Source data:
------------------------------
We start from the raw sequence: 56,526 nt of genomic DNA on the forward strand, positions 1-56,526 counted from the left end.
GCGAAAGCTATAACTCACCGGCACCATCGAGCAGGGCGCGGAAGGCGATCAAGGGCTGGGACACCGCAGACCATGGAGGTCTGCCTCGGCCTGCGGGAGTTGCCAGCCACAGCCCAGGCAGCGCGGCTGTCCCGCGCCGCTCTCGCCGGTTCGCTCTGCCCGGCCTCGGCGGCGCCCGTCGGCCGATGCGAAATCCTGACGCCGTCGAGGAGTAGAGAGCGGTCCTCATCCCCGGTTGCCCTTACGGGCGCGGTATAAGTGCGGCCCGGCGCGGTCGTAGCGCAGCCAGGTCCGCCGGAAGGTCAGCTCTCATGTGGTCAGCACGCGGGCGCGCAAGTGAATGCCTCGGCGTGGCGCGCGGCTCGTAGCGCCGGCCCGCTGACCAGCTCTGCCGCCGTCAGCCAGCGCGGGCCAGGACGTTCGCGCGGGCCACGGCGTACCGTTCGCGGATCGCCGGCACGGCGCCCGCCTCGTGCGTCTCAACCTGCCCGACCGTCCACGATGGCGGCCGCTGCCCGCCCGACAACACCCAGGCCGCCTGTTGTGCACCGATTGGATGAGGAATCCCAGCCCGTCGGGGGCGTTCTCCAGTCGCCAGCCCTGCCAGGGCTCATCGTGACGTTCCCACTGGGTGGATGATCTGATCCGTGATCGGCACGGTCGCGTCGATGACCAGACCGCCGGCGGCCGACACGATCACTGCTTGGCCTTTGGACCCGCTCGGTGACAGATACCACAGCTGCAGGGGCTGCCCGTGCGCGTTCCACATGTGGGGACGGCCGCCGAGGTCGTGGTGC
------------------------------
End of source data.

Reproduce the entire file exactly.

We start from the raw sequence: 56,526 nt of genomic DNA on the forward strand, positions 1-56,526 counted from the left end.
GCGAAAGCTATAACTCACCGGCACCATCGAGCAGGGCGCGGAAGGCGATCAAGGGCTGGGACACCGCAGACCATGGAGGTCTGCCTCGGCCTGCGGGAGTTGCCAGCCACAGCCCAGGCAGCGCGGCTGTCCCGCGCCGCTCTCGCCGGTTCGCTCTGCCCGGCCTCGGCGGCGCCCGTCGGCCGATGCGAAATCCTGACGCCGTCGAGGAGTAGAGAGCGGTCCTCATCCCCGGTTGCCCTTACGGGCGCGGTATAAGTGCGGCCCGGCGCGGTCGTAGCGCAGCCAGGTCCGCCGGAAGGTCAGCTCTCATGTGGTCAGCACGCGGGCGCGCAAGTGAATGCCTCGGCGTGGCGCGCGGCTCGTAGCGCCGGCCCGCTGACCAGCTCTGCCGCCGTCAGCCAGCGCGGGCCAGGACGTTCGCGCGGGCCACGGCGTACCGTTCGCGGATCGCCGGCACGGCGCCCGCCTCGTGCGTCTCAACCTGCCCGACCGTCCACGATGGCGGCCGCTGCCCGCCCGACAACACCCAGGCCGCCTGTTGTGCACCGATTGGATGAGGAATCCCAGCCCGTCGGGGGCGTTCTCCAGTCGCCAGCCCTGCCAGGGCTCATCGTGACGTTCCCACTGGGTGGATGATCTGATCCGTGATCGGCACGGTCGCGTCGATGACCAGACCGCCGGCGGCCGACACGATCACTGCTTGGCCTTTGGACCCGCTCGGTGACAGATACCACAGCTGCAGGGGCTGCCCGTGCGCGTTCCACATGTGGGGACGGCCGCCGAGGTCGTGGTGC